The election was the second blow since last week for the euro, still smarting after the European Central Bank unveiled a huge bond-buying stimulus program. Renegotiating with other euro zone governments could even raise the risk of Greece eventually leaving the currency union, though most market players expect Tsipras to eventually make compromises to avoid the so-called "Grexit".
Oil slid in early Asian trade on Monday, with U.S. crude falling close to a six-year low, after Greece's election results heightened uncertainty in the euro zone and depressed the bloc's currency against the dollar. Greece's left-wing Syriza appeared on course to trounce the ruling conservatives in Sunday's snap election, setting up a possible confrontation with international creditors. March Brent crude fell 44 cents to $48.35 a barrel by 0442 GMT, wiping out light gains made on Friday after the death of the Saudi King Abdullah, but off an early low of $47.85. West Texas Intermediate (WTI) crude for March delivery was trading down 57 cents at $45.02 a barrel.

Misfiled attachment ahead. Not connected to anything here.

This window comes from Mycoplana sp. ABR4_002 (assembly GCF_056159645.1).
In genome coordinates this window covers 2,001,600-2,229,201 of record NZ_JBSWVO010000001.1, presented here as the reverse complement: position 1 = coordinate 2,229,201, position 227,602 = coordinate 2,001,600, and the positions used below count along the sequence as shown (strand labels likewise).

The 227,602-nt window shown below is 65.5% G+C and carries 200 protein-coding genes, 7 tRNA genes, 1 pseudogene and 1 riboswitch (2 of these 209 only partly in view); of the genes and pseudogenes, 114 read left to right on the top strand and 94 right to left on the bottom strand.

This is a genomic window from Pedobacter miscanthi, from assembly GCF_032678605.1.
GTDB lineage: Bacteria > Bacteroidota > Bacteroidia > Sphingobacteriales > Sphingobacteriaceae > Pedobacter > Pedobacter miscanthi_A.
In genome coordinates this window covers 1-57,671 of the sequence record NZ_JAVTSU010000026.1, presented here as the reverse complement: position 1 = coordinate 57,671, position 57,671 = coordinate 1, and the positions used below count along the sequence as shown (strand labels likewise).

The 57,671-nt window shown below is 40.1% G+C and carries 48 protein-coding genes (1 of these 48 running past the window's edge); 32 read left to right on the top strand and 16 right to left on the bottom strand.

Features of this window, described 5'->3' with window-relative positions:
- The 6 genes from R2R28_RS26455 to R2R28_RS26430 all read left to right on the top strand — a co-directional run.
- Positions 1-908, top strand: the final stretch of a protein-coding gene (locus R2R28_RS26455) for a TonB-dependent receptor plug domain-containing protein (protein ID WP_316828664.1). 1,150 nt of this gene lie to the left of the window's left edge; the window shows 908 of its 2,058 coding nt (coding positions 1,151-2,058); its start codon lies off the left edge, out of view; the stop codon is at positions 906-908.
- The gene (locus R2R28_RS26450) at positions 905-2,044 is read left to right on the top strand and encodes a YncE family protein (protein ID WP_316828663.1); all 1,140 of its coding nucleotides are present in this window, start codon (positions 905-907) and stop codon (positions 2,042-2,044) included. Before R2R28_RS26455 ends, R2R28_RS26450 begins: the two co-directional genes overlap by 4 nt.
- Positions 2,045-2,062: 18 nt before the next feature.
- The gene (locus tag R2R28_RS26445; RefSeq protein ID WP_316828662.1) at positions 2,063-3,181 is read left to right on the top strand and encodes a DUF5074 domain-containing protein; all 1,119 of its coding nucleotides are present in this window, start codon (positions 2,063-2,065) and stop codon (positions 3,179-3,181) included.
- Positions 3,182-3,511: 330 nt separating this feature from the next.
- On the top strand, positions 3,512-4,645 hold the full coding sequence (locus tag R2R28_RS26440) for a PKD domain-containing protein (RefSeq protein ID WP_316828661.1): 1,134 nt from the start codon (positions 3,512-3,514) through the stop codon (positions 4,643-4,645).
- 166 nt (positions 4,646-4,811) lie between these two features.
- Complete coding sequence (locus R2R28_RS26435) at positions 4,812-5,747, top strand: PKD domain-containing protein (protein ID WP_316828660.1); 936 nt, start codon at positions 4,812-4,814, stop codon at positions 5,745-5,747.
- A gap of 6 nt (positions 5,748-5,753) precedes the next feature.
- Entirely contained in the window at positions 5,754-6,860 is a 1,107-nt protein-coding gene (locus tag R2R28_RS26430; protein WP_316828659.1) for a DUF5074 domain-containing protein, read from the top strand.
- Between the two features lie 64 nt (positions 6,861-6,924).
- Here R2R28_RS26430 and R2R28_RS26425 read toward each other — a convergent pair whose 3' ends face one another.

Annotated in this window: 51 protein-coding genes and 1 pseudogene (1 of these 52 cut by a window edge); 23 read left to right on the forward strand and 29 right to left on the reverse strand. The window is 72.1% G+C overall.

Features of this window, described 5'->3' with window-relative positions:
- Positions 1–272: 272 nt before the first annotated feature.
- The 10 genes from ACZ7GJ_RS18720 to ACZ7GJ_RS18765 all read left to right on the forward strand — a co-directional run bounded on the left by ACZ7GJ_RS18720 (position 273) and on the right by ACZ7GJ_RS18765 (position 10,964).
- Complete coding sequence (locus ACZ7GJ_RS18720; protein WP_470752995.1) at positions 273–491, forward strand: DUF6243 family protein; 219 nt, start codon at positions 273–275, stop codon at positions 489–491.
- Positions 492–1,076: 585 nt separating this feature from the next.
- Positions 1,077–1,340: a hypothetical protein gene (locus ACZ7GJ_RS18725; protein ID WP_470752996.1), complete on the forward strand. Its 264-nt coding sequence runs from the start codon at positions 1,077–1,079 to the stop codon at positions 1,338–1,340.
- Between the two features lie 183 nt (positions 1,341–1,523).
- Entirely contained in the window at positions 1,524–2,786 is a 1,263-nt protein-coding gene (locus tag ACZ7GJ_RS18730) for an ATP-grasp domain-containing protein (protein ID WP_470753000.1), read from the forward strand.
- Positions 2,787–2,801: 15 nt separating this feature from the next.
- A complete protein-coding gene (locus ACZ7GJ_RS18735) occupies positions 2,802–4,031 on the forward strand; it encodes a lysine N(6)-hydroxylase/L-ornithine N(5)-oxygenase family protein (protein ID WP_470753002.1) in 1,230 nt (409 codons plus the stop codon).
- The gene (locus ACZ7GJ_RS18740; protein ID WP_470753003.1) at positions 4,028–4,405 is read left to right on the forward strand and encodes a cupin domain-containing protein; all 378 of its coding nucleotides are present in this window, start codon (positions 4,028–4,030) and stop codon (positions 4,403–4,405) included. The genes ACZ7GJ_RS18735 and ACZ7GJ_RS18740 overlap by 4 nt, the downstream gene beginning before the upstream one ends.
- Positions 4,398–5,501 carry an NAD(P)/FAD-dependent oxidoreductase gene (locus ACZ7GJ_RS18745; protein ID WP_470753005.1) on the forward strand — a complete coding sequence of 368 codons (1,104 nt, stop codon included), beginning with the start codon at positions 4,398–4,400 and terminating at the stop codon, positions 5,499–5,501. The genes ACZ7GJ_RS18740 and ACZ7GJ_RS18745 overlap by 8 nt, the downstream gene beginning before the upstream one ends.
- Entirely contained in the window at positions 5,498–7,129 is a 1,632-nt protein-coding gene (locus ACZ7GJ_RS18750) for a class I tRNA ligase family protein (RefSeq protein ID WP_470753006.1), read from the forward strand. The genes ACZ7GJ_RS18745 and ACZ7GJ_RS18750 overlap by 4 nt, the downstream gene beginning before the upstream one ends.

Japan's exports grew the most in a year in December, helped by a weak yen and a pick-up in overseas demand led by the United States, an encouraging sign for the recession-hit economy even as doubts persist about the strength of global consumption. The 12.9 percent year-on-year rise in exports marked a fourth straight month of growth, supported by shipments of cars to the United States and of electronics parts to China, data by the Ministry of Finance (MOF) showed on Monday. A recovery in exports, which has been a soft spot in the world's third-largest economy, could be a source of comfort for Prime Minister Shinzo Abe, who is battling to re-kindle growth after an April sales tax hike drove Japan into a recession.